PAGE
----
## Common Core Assessment: What do you think?

The two Common Core assessment consortia, Smarter Balanced and PARCC, have both recently released material giving us an insight into the upcoming Common Core math tests. One of the released items referenced by many articles is the 4th grade fractions question shown here:

This is significantly different from a typical standardized test question in a number of ways:

- There is no calculation to be done. Students have to understand the meaning of fractions as visual models.
- A decision needs to be made about each part of the question. On a typical multiple-choice question, students only have to find one “answer”, so they’re often taught to literally discard the two most unlikely looking responses and then make a best “guess.” This strategy is now, thankfully, rendered completely useless. All four parts of this question could be yes, or all four could be no, or any other combination in between.
- Every part of the question targets some potential misconception.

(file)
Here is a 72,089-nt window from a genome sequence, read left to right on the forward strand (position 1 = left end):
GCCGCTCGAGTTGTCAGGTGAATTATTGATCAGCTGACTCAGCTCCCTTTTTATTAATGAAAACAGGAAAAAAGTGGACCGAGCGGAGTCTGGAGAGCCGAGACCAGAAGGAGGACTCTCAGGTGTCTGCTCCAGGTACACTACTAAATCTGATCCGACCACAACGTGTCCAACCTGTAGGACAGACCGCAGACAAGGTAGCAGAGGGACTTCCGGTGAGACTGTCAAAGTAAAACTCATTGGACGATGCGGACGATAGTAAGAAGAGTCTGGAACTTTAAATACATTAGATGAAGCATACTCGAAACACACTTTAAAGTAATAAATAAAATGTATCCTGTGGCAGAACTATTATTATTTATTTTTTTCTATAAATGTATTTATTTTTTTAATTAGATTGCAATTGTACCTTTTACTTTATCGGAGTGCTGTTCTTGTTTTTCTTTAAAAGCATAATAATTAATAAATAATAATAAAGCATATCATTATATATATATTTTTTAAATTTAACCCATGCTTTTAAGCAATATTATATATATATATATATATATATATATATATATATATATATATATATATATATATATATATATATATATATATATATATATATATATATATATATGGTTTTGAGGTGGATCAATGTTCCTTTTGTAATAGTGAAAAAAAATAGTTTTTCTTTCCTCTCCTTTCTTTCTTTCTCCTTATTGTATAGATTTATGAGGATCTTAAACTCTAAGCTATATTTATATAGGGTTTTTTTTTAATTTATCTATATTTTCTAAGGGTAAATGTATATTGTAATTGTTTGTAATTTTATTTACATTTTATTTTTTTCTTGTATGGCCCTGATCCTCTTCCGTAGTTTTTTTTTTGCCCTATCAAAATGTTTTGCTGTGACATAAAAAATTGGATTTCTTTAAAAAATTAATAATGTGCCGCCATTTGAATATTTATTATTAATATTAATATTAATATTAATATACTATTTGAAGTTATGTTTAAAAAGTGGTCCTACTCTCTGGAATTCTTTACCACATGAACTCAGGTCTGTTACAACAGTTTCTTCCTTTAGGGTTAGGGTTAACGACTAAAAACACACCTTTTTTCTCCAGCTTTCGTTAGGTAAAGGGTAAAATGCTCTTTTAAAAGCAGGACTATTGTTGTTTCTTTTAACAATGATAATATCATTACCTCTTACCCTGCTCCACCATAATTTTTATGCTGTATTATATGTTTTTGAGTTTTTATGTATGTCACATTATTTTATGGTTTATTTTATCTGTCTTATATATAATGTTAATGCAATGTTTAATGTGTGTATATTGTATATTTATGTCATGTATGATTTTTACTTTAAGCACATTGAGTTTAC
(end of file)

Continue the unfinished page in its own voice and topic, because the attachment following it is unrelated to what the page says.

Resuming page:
- 1a is obviously correct, but 1b is not. Even though in both responses 2 out of 5 parts are shaded, the second diagram is not split into equal partitions.
- In 1c, even though 6 boxes are shaded, the students need to understand that this is of visual model of an equivalent fraction to two fifths.
- 1d requires students to clearly understand that a fraction is a means of writing a part-whole ratio rather than a part-part ratio.

This type of question presents a conceptual hurdle for many students, and the big question for schools is how are they going to ensure that they adequately prepare all students for this type of assessment? Blended learning provides a solution.

Dreambox Learning, the only truly adaptive educational program used in Blended Learning models across the county, includes games that would specifically help students be successful on this released item, but also build their overall conceptual understanding of fractions. The program utilizes all current research on mathematical concepts as other programs do but the differentiator for Dreambox is they use over 50,000 pieces of individualized data for each student when presenting them with the next question. Dreambox is game-based learning system that allows all students to learn by doing, solving problems using hands-on visual models and manipulatives. If students solve the question correctly they are rewarded and recognized with badges and the ability to play more games of their choosing, however, if they make a mistake, they receive immediate descriptive feedback, which shows them precisely why their answer was incorrect. This is crucial to child development and mathematical reasoning being developed by our children.

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